Alzheimer’s Disease is the 6th leading cause of death in the United States. And it’s the only one in the top 10 causes of death that cannot be prevented, cured or even slowed. That’s according to a report released today by the Alzheimer’s Association.
But now, researchers at Northwestern University’s Feinberg School of Medicine have made a discovery that may offer hope in the future. It addresses the most familiar symptom of Alzheimer’s Disease — memory loss.
In this month’s installment of Scientific Chicago, Jay Shefsky talks with scientists who have found a way to create replacements for brain cells that die in the early stages of Alzheimer’s.
For the first time, scientists have successfully transformed embryonic stem cells into the specific type of neuron which is responsible for memory formation and retrieval.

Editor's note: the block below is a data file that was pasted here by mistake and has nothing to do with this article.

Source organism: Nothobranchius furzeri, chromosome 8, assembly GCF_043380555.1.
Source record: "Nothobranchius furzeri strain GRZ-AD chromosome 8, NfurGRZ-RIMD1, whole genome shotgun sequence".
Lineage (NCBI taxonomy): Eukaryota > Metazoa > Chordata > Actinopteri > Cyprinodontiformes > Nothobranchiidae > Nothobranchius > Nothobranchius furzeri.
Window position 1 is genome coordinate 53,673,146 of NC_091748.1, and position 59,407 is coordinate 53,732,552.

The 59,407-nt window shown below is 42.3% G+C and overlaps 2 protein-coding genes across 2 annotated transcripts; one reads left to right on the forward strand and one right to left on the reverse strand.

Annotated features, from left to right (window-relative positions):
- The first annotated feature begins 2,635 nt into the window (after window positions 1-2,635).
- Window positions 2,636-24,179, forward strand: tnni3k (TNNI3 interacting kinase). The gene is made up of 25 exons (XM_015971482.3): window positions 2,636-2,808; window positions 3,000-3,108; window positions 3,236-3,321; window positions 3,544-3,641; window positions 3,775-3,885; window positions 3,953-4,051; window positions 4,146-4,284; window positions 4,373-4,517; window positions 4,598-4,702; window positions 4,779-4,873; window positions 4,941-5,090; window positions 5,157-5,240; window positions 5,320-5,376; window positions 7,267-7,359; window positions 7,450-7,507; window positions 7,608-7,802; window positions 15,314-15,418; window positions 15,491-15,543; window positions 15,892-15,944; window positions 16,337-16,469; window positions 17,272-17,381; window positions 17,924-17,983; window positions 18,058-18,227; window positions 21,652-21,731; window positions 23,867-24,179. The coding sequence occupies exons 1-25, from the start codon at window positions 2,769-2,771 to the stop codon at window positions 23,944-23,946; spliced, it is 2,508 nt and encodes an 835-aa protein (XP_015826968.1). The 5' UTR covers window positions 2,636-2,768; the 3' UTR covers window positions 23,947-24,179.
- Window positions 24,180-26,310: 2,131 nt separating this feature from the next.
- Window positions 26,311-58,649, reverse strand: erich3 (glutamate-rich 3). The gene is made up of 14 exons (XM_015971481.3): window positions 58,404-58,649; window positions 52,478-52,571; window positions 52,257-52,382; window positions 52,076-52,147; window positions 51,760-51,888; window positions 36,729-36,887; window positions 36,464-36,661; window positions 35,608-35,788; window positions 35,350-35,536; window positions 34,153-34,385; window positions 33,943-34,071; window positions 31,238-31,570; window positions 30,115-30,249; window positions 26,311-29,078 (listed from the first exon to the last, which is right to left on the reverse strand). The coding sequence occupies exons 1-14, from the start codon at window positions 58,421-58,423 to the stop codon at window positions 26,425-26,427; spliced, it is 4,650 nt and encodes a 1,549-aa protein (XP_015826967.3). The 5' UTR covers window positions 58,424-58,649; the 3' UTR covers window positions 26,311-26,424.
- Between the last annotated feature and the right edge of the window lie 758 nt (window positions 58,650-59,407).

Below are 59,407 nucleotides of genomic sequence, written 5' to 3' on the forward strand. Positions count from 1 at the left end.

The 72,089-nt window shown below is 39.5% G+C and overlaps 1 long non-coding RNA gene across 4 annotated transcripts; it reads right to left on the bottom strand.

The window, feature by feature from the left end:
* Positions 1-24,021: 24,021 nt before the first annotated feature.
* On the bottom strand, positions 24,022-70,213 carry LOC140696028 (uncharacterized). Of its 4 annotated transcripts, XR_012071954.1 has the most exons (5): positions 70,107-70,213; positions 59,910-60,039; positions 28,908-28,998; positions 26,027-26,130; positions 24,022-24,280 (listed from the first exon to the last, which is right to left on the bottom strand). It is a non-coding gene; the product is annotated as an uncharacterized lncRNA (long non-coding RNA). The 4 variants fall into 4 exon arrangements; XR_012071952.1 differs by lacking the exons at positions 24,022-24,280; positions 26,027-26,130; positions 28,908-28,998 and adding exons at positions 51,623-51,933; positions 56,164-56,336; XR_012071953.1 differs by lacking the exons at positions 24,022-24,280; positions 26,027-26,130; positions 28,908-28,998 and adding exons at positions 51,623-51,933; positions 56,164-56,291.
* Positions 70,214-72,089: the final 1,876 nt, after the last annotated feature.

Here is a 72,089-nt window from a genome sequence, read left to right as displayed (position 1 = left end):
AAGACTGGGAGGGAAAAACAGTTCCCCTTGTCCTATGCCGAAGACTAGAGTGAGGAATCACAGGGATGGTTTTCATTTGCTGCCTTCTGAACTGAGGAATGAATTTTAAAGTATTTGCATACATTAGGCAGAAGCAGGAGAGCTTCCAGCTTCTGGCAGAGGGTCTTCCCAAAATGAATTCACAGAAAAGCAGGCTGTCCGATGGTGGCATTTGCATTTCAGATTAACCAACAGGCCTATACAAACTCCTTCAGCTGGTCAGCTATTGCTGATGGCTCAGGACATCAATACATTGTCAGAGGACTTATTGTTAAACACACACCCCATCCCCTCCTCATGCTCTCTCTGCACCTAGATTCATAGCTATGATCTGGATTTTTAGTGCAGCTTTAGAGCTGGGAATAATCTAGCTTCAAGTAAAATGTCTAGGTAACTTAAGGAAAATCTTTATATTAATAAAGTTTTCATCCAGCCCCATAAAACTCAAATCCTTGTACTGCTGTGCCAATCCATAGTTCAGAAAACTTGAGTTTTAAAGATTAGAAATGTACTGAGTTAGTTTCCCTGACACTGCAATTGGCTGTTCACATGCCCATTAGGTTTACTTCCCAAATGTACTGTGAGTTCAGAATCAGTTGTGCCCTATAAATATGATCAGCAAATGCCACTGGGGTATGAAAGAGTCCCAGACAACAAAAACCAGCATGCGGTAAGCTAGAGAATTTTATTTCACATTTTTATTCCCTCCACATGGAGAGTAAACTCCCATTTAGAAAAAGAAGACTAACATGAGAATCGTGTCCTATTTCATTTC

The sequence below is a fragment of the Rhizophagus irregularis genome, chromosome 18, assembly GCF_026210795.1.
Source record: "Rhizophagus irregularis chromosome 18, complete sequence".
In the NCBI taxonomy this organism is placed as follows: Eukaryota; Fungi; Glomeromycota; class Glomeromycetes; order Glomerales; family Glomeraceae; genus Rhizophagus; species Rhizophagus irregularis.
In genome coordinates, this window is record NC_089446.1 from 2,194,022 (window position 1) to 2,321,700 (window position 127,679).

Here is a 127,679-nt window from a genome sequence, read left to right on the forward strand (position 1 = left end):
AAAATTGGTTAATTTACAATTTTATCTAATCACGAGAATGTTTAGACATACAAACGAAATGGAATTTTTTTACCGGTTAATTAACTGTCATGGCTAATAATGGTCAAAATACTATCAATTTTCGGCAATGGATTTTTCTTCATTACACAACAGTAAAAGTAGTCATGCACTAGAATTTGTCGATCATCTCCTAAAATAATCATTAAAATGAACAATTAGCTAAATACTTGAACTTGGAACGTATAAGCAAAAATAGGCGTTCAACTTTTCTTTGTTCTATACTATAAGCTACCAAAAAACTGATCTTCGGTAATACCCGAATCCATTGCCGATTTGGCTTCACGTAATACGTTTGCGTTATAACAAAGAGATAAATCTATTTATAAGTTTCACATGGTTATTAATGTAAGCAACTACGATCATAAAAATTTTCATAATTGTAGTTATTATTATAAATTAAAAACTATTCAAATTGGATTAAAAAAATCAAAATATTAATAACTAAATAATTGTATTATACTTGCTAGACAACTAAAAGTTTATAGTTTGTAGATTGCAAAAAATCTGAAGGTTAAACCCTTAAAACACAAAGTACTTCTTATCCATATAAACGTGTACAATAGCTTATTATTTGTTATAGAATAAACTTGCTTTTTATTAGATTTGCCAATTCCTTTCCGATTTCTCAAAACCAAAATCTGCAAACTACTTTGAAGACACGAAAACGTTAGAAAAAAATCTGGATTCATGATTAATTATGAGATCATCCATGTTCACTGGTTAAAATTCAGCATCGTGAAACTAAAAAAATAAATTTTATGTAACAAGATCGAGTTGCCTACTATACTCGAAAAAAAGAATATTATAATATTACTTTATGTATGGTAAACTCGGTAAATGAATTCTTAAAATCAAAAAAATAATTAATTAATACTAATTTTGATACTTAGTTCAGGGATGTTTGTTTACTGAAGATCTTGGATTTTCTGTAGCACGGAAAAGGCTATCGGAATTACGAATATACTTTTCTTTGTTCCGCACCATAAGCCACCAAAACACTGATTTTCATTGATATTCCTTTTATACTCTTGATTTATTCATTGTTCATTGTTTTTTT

These neurons die in the early stages of Alzheimer’s — and these “homemade” neurons will now be studied for possible transplant into Alzheimer’s patients.
Researcher Christopher Bissonnette describes the process in the photo gallery and captions below.
For the complete report on 2011 Alzheimer’s Disease Facts and Figures, click here.